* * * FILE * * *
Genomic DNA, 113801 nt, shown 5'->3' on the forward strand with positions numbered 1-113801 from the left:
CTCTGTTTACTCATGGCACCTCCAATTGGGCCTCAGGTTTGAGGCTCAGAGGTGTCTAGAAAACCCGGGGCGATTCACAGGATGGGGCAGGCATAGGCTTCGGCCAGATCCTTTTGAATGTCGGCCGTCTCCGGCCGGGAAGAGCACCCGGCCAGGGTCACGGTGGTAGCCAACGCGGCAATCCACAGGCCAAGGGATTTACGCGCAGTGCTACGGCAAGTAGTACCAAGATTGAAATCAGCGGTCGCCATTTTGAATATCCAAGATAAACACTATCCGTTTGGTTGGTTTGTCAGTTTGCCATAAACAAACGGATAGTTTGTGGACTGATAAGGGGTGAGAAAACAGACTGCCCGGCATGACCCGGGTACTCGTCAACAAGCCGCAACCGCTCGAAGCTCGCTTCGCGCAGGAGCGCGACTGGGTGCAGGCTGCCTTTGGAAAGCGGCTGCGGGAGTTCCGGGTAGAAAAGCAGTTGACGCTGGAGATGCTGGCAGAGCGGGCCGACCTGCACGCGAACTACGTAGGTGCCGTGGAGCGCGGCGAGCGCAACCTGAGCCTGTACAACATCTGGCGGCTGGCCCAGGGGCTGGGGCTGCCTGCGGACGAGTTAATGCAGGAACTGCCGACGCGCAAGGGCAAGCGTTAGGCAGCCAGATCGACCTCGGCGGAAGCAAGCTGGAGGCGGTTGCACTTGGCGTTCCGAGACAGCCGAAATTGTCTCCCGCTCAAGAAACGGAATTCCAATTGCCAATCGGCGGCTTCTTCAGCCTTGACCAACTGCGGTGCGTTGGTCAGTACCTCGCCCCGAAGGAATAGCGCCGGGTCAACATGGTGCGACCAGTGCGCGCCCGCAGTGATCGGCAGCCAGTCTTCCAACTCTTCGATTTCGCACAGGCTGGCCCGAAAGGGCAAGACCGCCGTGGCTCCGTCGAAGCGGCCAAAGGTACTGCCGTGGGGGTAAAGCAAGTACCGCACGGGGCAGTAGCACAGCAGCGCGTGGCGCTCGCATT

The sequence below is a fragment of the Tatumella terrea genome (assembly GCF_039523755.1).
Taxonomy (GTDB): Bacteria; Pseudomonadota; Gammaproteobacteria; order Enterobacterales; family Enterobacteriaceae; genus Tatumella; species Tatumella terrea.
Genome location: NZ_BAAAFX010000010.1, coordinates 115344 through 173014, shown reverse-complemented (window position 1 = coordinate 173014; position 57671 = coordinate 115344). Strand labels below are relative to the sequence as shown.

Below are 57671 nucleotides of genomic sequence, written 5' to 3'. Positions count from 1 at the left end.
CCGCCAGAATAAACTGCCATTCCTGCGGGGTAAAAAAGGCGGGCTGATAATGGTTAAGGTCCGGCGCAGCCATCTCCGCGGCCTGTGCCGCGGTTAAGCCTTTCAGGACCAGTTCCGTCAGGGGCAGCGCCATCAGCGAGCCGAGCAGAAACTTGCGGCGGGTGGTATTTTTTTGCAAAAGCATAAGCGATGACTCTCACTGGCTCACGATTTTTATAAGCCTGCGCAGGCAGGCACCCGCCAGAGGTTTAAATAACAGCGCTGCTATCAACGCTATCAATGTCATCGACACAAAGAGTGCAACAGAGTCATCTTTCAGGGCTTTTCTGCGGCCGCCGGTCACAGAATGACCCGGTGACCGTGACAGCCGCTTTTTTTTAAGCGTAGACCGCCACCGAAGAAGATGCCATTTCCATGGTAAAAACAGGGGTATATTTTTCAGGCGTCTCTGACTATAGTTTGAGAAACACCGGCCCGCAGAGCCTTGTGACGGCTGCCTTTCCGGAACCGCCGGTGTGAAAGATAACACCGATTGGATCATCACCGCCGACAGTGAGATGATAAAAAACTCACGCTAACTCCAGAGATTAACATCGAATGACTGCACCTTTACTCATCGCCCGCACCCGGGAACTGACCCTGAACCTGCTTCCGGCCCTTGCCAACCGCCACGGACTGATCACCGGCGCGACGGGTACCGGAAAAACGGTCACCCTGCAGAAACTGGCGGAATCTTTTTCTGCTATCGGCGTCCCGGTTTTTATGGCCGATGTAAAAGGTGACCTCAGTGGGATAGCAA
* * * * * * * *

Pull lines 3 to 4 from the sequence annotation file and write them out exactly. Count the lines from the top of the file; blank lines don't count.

The sequence below is a fragment of the Tatumella terrea genome (assembly GCF_039523755.1).
Taxonomy (GTDB): Bacteria; Pseudomonadota; Gammaproteobacteria; order Enterobacterales; family Enterobacteriaceae; genus Tatumella; species Tatumella terrea.